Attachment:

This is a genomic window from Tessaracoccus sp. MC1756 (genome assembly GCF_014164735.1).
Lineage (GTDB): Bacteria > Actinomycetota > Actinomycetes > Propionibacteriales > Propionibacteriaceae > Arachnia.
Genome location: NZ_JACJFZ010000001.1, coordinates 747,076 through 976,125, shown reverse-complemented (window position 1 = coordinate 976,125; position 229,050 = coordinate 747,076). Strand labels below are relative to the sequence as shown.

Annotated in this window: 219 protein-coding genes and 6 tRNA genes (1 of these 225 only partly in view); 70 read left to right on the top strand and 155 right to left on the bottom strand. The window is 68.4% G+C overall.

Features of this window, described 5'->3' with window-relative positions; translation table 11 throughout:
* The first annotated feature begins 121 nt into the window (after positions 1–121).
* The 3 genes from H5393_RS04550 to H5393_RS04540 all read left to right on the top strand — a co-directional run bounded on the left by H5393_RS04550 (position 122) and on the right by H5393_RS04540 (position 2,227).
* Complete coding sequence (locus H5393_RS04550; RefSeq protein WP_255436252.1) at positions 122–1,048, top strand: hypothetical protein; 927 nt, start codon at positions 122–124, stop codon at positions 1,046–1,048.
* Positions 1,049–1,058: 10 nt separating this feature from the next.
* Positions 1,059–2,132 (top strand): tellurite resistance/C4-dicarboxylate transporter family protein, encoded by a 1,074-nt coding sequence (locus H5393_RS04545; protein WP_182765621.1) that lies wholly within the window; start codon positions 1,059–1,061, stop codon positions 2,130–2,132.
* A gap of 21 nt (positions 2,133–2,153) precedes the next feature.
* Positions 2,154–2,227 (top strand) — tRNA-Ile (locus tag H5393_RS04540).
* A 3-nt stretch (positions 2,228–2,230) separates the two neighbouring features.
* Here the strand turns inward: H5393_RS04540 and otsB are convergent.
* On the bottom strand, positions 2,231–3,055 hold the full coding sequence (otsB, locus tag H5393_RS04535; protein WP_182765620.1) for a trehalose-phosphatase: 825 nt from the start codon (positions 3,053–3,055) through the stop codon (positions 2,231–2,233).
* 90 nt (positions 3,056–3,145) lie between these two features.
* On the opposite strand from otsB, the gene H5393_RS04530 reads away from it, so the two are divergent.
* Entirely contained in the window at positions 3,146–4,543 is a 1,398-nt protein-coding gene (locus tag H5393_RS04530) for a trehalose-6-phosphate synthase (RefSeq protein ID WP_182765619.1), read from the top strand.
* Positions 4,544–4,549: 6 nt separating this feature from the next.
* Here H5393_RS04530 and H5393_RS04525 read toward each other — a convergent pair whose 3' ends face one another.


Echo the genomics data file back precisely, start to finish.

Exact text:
This is a genomic window from Tessaracoccus sp. MC1756 (genome assembly GCF_014164735.1).
Lineage (GTDB): Bacteria > Actinomycetota > Actinomycetes > Propionibacteriales > Propionibacteriaceae > Arachnia.
Genome location: NZ_JACJFZ010000001.1, coordinates 747,076 through 976,125, shown reverse-complemented (window position 1 = coordinate 976,125; position 229,050 = coordinate 747,076). Strand labels below are relative to the sequence as shown.

Annotated in this window: 219 protein-coding genes and 6 tRNA genes (1 of these 225 only partly in view); 70 read left to right on the top strand and 155 right to left on the bottom strand. The window is 68.4% G+C overall.

Features of this window, described 5'->3' with window-relative positions; translation table 11 throughout:
* The first annotated feature begins 121 nt into the window (after positions 1–121).
* The 3 genes from H5393_RS04550 to H5393_RS04540 all read left to right on the top strand — a co-directional run bounded on the left by H5393_RS04550 (position 122) and on the right by H5393_RS04540 (position 2,227).
* Complete coding sequence (locus H5393_RS04550; RefSeq protein WP_255436252.1) at positions 122–1,048, top strand: hypothetical protein; 927 nt, start codon at positions 122–124, stop codon at positions 1,046–1,048.
* Positions 1,049–1,058: 10 nt separating this feature from the next.
* Positions 1,059–2,132 (top strand): tellurite resistance/C4-dicarboxylate transporter family protein, encoded by a 1,074-nt coding sequence (locus H5393_RS04545; protein WP_182765621.1) that lies wholly within the window; start codon positions 1,059–1,061, stop codon positions 2,130–2,132.
* A gap of 21 nt (positions 2,133–2,153) precedes the next feature.
* Positions 2,154–2,227 (top strand) — tRNA-Ile (locus tag H5393_RS04540).
* A 3-nt stretch (positions 2,228–2,230) separates the two neighbouring features.
* Here the strand turns inward: H5393_RS04540 and otsB are convergent.
* On the bottom strand, positions 2,231–3,055 hold the full coding sequence (otsB, locus tag H5393_RS04535; protein WP_182765620.1) for a trehalose-phosphatase: 825 nt from the start codon (positions 3,053–3,055) through the stop codon (positions 2,231–2,233).
* 90 nt (positions 3,056–3,145) lie between these two features.
* On the opposite strand from otsB, the gene H5393_RS04530 reads away from it, so the two are divergent.
* Entirely contained in the window at positions 3,146–4,543 is a 1,398-nt protein-coding gene (locus tag H5393_RS04530) for a trehalose-6-phosphate synthase (RefSeq protein ID WP_182765619.1), read from the top strand.
* Positions 4,544–4,549: 6 nt separating this feature from the next.
* Here H5393_RS04530 and H5393_RS04525 read toward each other — a convergent pair whose 3' ends face one another.